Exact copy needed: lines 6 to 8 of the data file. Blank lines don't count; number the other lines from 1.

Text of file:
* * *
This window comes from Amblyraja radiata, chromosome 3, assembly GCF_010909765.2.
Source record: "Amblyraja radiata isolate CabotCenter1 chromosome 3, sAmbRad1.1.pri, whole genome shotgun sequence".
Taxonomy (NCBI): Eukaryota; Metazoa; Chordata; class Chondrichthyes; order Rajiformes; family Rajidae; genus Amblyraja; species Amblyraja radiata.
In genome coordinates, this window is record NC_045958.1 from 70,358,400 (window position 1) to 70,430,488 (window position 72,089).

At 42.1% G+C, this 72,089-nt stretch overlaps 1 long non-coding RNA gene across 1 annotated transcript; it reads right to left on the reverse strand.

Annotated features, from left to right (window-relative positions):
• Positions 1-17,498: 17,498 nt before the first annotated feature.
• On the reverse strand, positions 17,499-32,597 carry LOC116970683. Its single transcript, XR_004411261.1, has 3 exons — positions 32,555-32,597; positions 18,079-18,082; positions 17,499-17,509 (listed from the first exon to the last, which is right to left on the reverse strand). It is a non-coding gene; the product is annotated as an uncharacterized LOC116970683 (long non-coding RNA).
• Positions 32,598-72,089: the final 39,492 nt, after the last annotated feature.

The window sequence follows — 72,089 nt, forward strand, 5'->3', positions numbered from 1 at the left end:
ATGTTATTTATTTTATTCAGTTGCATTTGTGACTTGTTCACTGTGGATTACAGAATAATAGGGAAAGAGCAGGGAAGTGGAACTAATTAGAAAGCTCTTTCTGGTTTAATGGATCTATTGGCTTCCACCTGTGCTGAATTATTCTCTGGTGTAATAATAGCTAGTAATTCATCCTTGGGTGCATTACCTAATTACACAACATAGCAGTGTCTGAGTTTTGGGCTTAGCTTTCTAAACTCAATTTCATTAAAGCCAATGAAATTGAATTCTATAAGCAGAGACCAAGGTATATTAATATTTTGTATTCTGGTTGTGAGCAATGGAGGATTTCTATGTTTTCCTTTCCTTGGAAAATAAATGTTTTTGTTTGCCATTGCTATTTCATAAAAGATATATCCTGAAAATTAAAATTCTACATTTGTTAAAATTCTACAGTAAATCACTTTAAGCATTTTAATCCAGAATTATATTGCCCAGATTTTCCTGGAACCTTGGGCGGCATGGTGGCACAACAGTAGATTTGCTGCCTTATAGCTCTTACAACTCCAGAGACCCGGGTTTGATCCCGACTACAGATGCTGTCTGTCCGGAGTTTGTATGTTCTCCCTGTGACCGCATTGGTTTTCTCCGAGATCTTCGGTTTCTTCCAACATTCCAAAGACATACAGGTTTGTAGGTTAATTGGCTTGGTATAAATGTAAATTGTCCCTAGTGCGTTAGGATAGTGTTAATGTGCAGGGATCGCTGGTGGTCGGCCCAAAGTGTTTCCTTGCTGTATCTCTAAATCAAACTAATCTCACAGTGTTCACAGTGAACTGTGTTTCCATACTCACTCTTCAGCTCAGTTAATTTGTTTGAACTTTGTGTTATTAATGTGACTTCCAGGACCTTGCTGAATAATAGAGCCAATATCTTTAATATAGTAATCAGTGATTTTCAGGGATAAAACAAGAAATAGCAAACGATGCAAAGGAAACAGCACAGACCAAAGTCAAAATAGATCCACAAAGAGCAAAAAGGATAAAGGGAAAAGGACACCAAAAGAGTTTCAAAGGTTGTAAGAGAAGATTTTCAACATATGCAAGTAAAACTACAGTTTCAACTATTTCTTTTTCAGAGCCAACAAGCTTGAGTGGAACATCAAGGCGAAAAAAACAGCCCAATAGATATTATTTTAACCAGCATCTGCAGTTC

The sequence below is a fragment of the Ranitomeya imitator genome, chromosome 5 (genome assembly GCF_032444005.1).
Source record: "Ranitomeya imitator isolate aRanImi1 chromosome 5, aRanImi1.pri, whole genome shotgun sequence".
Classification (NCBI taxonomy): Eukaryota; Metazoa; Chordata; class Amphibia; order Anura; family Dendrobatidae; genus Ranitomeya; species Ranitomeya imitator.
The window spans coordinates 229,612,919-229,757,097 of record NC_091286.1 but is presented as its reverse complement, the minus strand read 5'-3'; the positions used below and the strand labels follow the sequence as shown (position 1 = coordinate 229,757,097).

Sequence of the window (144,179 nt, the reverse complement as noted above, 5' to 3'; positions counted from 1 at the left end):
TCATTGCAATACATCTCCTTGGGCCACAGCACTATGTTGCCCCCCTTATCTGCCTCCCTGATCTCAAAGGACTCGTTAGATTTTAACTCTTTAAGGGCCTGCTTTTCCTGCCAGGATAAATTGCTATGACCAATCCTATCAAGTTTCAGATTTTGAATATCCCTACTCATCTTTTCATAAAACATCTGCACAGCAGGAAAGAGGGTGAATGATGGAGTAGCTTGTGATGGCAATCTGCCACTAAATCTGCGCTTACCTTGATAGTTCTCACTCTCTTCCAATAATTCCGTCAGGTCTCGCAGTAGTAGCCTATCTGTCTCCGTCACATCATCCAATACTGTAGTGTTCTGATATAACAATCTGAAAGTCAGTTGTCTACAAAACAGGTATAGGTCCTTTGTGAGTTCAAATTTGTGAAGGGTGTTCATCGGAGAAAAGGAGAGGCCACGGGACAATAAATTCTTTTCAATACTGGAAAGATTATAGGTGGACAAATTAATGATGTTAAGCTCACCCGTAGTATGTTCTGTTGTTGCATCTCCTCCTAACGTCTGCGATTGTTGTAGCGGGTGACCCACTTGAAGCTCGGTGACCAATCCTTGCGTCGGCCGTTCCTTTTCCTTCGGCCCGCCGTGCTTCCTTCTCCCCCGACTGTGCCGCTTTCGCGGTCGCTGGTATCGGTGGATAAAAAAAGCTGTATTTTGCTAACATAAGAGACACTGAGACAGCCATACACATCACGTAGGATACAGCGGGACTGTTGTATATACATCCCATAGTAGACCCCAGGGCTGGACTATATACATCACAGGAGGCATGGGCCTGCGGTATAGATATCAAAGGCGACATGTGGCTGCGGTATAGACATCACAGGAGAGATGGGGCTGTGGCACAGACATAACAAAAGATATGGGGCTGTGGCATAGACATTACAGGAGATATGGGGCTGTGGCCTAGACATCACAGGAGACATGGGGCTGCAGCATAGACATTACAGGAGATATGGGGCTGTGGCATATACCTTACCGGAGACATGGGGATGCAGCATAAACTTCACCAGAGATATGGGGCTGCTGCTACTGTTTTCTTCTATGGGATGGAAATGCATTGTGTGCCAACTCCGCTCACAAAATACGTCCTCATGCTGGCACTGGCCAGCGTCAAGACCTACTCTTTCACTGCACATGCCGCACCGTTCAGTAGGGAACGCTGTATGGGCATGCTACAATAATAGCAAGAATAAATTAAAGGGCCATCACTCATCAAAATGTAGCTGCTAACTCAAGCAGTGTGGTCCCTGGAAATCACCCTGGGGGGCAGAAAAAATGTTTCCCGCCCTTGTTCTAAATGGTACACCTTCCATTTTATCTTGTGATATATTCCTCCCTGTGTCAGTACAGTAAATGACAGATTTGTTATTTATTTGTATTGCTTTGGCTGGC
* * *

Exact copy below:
Annotated features, from left to right (window-relative positions):
• Positions 1-17,498: 17,498 nt before the first annotated feature.
• On the reverse strand, positions 17,499-32,597 carry LOC116970683. Its single transcript, XR_004411261.1, has 3 exons — positions 32,555-32,597; positions 18,079-18,082; positions 17,499-17,509 (listed from the first exon to the last, which is right to left on the reverse strand). It is a non-coding gene; the product is annotated as an uncharacterized LOC116970683 (long non-coding RNA).